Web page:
Chrome and the latest Windows 10 April Update have a very big issue together, considering the millions of PCs running Windows 10 AND Chrome worldwide. Chrome will not open up SSL based sites after the latest April Windows 10 update . Some are pointing to the CryptSvc [Windows certificates service] as the cause of the issue or creating a conflict with Chrome. Going over the various sites covering this issue, it is clear that a viable solution has not been found. Consumers and businesses end up reformatting drives or reinstalling Windows 10 fresh without the latest version update , or worse, chasing false hopes such as “uninstall your anti virus” [that is not the issue and a poor decision] or “stop the CryptSvc” [very bad, and wrong, idea].
Windows 10 April Update – Chrome now just “Establishing secure connection..”
The secure connection problem points to TLS or HTTPS or even the new ‘QUIC’ technology perhaps? This is just intuition at this point, but I would guess that QUIC is involved – it is a Google creation that ties in with data transport, and the symptoms point to it as a possible culprit that does not play nice with the latest Windows 10 update.
QUIC is a new transport which reduces latency compared to that of TCP. On the surface, QUIC is very similar to TCP+TLS+HTTP/2 implemented on UDP. Because TCP is implemented in operating system kernels, and middlebox firmware, making significant changes to TCP is next to impossible. However, since QUIC is built on top of UDP, it suffers from no such limitations.
Interesting piece on the latest Windows Phones. Microsoft continues to struggle in finding their place in the smart phone world. It is too bad, because personally, I think they are fantastic overall.
“Microsoft Sacrifices Lumia 950 And 950 XL For A Stronger Surface Phone”
Announced in October 2015, and released a month later, the Lumia 950 and Lumia 950 XL smartphones have not set the world alight. The first ‘out of the box’ Windows 10 powered smartphones occupy a curious pivot point in Microsoft’s plans. What do they tell us about the direction of Microsoft and how it will approach mobile in 2016?
Between them they represent the end of a line of smartphones that stretches back to Nokia’s 2011 decision to go with Windows Phone rather than Android, They also represent Microsoft’s future attitudes to smartphones as a single element of a wide range of Windows 10 powered devices all living on the same code-base, all sharing information, applications, and data, through Microsoft’s cloud-based services.
The two handsets build on past glories, and point the way towards a potential future. Unfortunately it is a very unclear future. With CEO Satya Nadella focusing on Microsoft’s software and cloud services it means that much of the functionality that made Windows Phone a commendable choice in the past is no longer exclusive to the Lumia handsets. You can run Microsoft’s cloud services on iOS and Android easily, and in terms of process and workflow there’s little difference between Windows, Android, and iOS.”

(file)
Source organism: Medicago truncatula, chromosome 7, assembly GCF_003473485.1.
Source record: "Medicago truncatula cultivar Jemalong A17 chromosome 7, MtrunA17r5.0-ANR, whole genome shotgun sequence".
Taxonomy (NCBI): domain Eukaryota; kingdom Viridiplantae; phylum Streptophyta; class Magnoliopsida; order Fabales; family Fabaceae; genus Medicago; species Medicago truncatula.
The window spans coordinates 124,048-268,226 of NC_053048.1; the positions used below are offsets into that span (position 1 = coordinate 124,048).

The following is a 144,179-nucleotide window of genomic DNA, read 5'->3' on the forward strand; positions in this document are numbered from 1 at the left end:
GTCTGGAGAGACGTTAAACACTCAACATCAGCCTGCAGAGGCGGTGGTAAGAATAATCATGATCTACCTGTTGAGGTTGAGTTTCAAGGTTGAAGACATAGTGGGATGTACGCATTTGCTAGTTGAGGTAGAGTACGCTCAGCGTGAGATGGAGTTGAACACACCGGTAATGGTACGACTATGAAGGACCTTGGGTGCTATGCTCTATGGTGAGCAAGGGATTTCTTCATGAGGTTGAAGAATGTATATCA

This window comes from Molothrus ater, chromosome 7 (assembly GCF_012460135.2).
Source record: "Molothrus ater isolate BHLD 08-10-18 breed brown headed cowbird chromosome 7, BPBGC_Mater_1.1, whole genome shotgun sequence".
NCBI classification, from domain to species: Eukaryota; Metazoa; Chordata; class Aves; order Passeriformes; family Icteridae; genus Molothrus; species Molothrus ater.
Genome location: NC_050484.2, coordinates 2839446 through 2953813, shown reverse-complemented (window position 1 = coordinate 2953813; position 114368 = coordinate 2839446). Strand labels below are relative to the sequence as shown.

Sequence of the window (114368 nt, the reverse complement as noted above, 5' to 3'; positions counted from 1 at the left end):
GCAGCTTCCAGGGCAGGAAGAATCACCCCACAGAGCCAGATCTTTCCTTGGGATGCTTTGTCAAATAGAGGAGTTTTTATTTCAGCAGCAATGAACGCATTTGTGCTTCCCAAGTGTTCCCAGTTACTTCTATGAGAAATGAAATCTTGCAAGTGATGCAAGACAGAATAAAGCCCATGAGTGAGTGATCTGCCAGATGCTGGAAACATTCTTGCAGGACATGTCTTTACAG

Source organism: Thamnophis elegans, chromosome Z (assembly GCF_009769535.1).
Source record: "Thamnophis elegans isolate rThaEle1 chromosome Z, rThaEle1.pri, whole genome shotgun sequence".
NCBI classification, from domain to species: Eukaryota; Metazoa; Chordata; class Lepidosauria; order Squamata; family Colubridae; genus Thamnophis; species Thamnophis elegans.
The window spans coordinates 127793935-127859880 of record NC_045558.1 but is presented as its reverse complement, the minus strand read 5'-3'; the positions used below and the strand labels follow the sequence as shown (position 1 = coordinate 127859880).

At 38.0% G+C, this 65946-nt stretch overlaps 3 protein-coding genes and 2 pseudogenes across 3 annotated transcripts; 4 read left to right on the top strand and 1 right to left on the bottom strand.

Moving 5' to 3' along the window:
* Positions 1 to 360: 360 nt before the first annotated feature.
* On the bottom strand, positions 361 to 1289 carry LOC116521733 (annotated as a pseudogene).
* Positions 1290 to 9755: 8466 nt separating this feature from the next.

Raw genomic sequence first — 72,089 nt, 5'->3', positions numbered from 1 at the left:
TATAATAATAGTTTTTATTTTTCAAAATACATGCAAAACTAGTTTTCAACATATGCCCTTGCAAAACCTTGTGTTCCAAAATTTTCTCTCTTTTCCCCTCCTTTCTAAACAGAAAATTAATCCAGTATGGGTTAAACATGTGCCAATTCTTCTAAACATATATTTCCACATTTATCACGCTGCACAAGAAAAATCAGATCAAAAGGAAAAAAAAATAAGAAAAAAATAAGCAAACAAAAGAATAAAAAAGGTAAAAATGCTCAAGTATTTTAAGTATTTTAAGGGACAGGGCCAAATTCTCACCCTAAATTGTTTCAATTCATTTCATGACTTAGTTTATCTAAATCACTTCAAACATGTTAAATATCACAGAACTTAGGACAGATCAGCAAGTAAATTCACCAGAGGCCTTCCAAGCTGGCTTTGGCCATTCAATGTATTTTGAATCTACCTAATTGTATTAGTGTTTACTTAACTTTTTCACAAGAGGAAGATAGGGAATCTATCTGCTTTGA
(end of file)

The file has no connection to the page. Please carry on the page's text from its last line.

Read it here
Is it me or is the ‘Google’ on the search page much bigger than it used to be? I thought my browser window had been ‘zoomed’ to about 125% or similar. But it turns out, this is their new super-sized word logo ;> It takes getting used to, if you ask me.
But it does get them NOTICED, that much is certain.
When worlds collide, and even … coexist.
“This might sound surprising but Samsung Galaxy S6 will be packed with Microsoft Office (free Office 365 subscription), OneDrive, OneNote and Skype. These probably aren’t the only ones to be included, but are mentioned in the report.”
It’s not a report, it is a fact by now, but it shows that this report was accurate. Microsoft Office is indeed included. Microsoft has been very aggressive with getting Office installed on various non Microsoft tablets and OS’s.
Read up on it
Interesting, albeit a bit weird – Google will change its name to … ALPHABET. Ok, then.
Woah, I just moved dozens and dozens and dozens of BlogSpot posts over to my new Riguy WordPress site. I moved these from my soon-to-retired Blogspot blog, which is/was called exploringwindowsos.blogspot.com. I will soon set up a redirect from there to here.
I used the Import tool [obviously need to be logged in as the WP Admin]. Once the Google credentials are provided, I admit it was much easier than I expected. It did take a little time, however. But it worked so I am absolutely not complaining!